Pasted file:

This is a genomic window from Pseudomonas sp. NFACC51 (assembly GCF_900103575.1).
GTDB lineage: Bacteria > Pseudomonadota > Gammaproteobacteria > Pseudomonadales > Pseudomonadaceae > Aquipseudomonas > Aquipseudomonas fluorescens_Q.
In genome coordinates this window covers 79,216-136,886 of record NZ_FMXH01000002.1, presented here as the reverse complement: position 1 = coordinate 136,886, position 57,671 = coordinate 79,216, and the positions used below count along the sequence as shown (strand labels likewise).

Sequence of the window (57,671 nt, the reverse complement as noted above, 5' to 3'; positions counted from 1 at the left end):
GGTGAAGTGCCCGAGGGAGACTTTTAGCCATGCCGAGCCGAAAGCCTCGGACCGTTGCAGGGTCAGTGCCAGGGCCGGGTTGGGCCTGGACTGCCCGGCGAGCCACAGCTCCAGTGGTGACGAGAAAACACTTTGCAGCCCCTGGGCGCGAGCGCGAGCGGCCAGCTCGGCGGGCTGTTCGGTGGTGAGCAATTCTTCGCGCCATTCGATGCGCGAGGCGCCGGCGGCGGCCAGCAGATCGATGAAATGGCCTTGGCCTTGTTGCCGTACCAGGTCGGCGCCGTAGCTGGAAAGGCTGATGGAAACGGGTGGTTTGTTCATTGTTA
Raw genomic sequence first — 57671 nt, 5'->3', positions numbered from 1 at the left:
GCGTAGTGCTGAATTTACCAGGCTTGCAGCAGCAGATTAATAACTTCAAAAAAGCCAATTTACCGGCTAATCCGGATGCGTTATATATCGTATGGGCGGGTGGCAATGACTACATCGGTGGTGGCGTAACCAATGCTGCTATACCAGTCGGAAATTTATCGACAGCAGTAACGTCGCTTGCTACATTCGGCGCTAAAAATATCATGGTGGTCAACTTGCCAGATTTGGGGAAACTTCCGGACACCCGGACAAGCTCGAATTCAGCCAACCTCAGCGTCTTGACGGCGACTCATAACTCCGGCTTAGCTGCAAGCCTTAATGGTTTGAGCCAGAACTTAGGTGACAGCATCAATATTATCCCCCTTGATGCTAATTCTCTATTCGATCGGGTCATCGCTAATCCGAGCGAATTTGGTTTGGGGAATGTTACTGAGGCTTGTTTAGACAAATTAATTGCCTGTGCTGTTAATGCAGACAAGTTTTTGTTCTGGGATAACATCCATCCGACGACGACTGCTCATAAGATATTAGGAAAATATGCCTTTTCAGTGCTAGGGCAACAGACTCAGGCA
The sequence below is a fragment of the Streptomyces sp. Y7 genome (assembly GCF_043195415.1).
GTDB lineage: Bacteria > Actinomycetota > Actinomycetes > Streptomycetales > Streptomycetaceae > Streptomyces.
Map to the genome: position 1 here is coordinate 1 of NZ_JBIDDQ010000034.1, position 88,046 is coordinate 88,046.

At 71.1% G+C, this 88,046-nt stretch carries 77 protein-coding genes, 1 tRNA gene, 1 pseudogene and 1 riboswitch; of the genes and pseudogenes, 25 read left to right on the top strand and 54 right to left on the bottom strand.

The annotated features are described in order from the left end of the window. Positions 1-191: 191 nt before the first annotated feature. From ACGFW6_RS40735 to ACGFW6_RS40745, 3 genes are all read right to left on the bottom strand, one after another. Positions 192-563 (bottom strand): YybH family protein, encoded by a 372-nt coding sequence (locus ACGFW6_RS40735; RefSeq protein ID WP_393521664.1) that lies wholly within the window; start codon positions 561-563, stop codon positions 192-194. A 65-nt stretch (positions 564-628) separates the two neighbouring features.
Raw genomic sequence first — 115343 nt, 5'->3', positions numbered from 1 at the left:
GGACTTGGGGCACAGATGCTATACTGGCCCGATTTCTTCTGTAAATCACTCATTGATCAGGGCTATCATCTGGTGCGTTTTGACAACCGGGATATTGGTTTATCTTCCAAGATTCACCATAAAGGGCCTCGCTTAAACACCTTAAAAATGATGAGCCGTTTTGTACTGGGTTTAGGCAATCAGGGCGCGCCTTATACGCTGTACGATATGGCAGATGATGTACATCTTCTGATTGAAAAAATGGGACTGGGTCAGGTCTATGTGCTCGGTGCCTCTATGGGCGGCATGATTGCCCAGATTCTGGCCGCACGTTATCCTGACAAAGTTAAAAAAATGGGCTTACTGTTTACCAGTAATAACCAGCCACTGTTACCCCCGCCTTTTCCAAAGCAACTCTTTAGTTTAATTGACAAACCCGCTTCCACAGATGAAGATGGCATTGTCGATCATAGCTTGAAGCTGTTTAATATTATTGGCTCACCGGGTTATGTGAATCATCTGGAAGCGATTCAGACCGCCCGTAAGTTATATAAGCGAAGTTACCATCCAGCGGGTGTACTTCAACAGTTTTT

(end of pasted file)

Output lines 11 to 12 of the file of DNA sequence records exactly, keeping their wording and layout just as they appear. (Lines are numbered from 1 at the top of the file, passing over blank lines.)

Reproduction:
At 71.1% G+C, this 88,046-nt stretch carries 77 protein-coding genes, 1 tRNA gene, 1 pseudogene and 1 riboswitch; of the genes and pseudogenes, 25 read left to right on the top strand and 54 right to left on the bottom strand.

The annotated features are described in order from the left end of the window. Positions 1-191: 191 nt before the first annotated feature. From ACGFW6_RS40735 to ACGFW6_RS40745, 3 genes are all read right to left on the bottom strand, one after another. Positions 192-563 (bottom strand): YybH family protein, encoded by a 372-nt coding sequence (locus ACGFW6_RS40735; RefSeq protein ID WP_393521664.1) that lies wholly within the window; start codon positions 561-563, stop codon positions 192-194. A 65-nt stretch (positions 564-628) separates the two neighbouring features.